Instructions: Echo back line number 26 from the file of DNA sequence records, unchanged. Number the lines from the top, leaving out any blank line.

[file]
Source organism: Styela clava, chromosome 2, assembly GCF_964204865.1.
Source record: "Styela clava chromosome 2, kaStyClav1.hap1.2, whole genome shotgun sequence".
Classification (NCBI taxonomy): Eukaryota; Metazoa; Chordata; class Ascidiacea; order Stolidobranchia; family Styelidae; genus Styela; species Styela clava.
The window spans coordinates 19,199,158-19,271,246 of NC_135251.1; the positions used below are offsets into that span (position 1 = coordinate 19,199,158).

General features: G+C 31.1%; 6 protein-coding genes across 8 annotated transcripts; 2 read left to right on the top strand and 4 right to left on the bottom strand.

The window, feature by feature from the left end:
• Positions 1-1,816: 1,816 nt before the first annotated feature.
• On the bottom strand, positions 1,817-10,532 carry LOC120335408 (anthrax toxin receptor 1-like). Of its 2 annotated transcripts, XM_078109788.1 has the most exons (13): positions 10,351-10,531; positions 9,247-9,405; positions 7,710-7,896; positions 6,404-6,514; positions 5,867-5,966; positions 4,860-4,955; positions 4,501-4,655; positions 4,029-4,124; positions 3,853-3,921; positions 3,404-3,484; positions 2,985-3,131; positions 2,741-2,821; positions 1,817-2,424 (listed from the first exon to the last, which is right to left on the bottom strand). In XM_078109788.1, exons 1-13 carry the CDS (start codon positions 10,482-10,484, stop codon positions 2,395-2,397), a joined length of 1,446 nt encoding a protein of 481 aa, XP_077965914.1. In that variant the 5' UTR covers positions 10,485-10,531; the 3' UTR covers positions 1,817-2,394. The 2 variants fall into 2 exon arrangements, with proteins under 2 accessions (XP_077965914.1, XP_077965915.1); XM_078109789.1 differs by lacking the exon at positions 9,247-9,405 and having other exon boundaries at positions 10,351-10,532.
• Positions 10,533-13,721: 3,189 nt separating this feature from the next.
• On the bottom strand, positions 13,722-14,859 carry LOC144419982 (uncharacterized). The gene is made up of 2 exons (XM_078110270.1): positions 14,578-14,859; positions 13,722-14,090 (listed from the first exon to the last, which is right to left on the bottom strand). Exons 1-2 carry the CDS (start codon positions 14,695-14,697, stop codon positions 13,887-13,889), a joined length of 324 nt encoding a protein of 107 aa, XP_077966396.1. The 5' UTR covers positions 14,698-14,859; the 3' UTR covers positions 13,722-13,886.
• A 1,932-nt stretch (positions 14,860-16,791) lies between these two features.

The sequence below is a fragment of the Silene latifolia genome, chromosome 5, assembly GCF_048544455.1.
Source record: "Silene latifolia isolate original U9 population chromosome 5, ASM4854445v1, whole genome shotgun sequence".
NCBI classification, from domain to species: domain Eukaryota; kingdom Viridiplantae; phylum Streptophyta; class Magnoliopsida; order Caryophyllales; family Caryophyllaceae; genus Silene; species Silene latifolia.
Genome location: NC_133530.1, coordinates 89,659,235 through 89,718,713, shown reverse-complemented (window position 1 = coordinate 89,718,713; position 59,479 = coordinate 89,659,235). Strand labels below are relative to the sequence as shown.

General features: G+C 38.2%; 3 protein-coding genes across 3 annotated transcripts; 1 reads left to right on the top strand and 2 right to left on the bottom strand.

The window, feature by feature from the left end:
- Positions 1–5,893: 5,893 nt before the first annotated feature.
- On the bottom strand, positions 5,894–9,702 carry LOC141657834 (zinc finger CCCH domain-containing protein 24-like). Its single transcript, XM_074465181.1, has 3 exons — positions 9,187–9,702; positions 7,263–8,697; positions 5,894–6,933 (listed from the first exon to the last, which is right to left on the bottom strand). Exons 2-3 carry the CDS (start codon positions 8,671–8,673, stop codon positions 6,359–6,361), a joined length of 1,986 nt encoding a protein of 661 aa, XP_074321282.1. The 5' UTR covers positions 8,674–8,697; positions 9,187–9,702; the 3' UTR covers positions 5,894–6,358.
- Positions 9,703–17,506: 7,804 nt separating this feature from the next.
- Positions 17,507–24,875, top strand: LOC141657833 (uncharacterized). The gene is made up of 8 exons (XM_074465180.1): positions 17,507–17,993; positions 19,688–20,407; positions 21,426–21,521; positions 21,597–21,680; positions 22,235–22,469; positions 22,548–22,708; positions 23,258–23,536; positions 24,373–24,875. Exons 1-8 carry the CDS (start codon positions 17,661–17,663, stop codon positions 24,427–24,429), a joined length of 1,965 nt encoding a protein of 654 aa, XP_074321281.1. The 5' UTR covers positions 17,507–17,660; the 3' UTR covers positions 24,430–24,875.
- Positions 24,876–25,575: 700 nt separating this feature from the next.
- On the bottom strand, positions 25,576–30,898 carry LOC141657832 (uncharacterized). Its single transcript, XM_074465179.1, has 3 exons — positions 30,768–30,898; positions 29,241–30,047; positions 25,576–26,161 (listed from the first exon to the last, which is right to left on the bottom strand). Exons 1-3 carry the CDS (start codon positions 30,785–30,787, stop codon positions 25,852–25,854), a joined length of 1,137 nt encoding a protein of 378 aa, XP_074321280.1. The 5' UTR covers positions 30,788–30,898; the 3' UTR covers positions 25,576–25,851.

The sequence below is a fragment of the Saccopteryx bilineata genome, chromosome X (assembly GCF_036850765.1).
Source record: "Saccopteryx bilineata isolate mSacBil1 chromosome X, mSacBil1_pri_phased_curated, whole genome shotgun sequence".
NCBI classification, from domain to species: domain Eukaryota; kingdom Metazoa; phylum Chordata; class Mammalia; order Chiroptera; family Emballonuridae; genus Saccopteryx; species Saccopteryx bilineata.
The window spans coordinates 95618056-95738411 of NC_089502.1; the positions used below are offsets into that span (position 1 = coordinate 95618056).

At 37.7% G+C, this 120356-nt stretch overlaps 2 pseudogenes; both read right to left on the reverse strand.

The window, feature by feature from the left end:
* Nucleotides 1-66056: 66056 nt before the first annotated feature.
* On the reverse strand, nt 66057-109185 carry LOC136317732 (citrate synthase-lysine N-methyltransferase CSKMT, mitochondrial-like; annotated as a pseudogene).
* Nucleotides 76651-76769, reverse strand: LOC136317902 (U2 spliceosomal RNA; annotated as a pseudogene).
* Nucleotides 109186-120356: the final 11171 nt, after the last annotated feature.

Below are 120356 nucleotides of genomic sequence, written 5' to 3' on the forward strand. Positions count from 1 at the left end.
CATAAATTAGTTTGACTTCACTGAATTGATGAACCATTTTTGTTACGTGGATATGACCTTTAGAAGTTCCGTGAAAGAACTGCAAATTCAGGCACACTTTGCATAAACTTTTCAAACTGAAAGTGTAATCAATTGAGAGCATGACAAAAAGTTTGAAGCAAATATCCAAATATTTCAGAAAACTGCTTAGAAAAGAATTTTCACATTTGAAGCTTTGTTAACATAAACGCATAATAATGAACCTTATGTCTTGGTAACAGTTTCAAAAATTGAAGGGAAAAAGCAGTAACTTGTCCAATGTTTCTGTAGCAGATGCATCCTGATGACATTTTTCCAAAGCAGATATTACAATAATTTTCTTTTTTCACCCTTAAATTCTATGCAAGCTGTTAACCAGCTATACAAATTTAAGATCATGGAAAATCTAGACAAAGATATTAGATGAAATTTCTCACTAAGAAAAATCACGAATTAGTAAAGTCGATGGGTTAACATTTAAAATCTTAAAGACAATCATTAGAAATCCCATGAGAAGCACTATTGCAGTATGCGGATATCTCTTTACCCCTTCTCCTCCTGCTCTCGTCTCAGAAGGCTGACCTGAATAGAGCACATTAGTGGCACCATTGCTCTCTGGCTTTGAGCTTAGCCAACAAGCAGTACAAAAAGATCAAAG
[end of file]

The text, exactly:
NCBI classification, from domain to species: domain Eukaryota; kingdom Metazoa; phylum Chordata; class Mammalia; order Chiroptera; family Emballonuridae; genus Saccopteryx; species Saccopteryx bilineata.